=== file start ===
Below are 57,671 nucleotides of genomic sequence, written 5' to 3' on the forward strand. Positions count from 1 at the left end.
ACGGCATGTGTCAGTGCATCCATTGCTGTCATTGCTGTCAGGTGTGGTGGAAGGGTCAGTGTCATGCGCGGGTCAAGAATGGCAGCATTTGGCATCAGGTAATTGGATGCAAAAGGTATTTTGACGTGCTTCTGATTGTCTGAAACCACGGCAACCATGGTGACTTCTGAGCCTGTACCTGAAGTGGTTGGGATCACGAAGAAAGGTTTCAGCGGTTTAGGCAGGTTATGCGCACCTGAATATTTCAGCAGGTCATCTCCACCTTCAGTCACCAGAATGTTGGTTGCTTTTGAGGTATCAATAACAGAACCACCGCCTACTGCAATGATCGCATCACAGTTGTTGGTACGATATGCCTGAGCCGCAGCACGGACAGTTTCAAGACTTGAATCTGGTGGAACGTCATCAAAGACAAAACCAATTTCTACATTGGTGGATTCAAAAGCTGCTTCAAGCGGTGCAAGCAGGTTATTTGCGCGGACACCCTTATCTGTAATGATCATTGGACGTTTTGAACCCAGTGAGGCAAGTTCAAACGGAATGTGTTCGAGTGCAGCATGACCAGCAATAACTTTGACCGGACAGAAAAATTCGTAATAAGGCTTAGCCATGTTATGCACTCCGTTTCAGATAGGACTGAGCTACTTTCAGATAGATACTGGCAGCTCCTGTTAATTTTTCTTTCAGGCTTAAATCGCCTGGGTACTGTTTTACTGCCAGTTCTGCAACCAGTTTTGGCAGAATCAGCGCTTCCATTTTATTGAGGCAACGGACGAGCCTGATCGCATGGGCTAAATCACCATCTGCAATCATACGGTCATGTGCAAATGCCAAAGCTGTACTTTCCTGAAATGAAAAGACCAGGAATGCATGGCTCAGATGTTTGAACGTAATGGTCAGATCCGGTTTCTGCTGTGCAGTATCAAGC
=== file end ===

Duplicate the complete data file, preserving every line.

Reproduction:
Below are 57,671 nucleotides of genomic sequence, written 5' to 3' on the forward strand. Positions count from 1 at the left end.
ACGGCATGTGTCAGTGCATCCATTGCTGTCATTGCTGTCAGGTGTGGTGGAAGGGTCAGTGTCATGCGCGGGTCAAGAATGGCAGCATTTGGCATCAGGTAATTGGATGCAAAAGGTATTTTGACGTGCTTCTGATTGTCTGAAACCACGGCAACCATGGTGACTTCTGAGCCTGTACCTGAAGTGGTTGGGATCACGAAGAAAGGTTTCAGCGGTTTAGGCAGGTTATGCGCACCTGAATATTTCAGCAGGTCATCTCCACCTTCAGTCACCAGAATGTTGGTTGCTTTTGAGGTATCAATAACAGAACCACCGCCTACTGCAATGATCGCATCACAGTTGTTGGTACGATATGCCTGAGCCGCAGCACGGACAGTTTCAAGACTTGAATCTGGTGGAACGTCATCAAAGACAAAACCAATTTCTACATTGGTGGATTCAAAAGCTGCTTCAAGCGGTGCAAGCAGGTTATTTGCGCGGACACCCTTATCTGTAATGATCATTGGACGTTTTGAACCCAGTGAGGCAAGTTCAAACGGAATGTGTTCGAGTGCAGCATGACCAGCAATAACTTTGACCGGACAGAAAAATTCGTAATAAGGCTTAGCCATGTTATGCACTCCGTTTCAGATAGGACTGAGCTACTTTCAGATAGATACTGGCAGCTCCTGTTAATTTTTCTTTCAGGCTTAAATCGCCTGGGTACTGTTTTACTGCCAGTTCTGCAACCAGTTTTGGCAGAATCAGCGCTTCCATTTTATTGAGGCAACGGACGAGCCTGATCGCATGGGCTAAATCACCATCTGCAATCATACGGTCATGTGCAAATGCCAAAGCTGTACTTTCCTGAAATGAAAAGACCAGGAATGCATGGCTCAGATGTTTGAACGTAATGGTCAGATCCGGTTTCTGCTGTGCAGTATCAAGC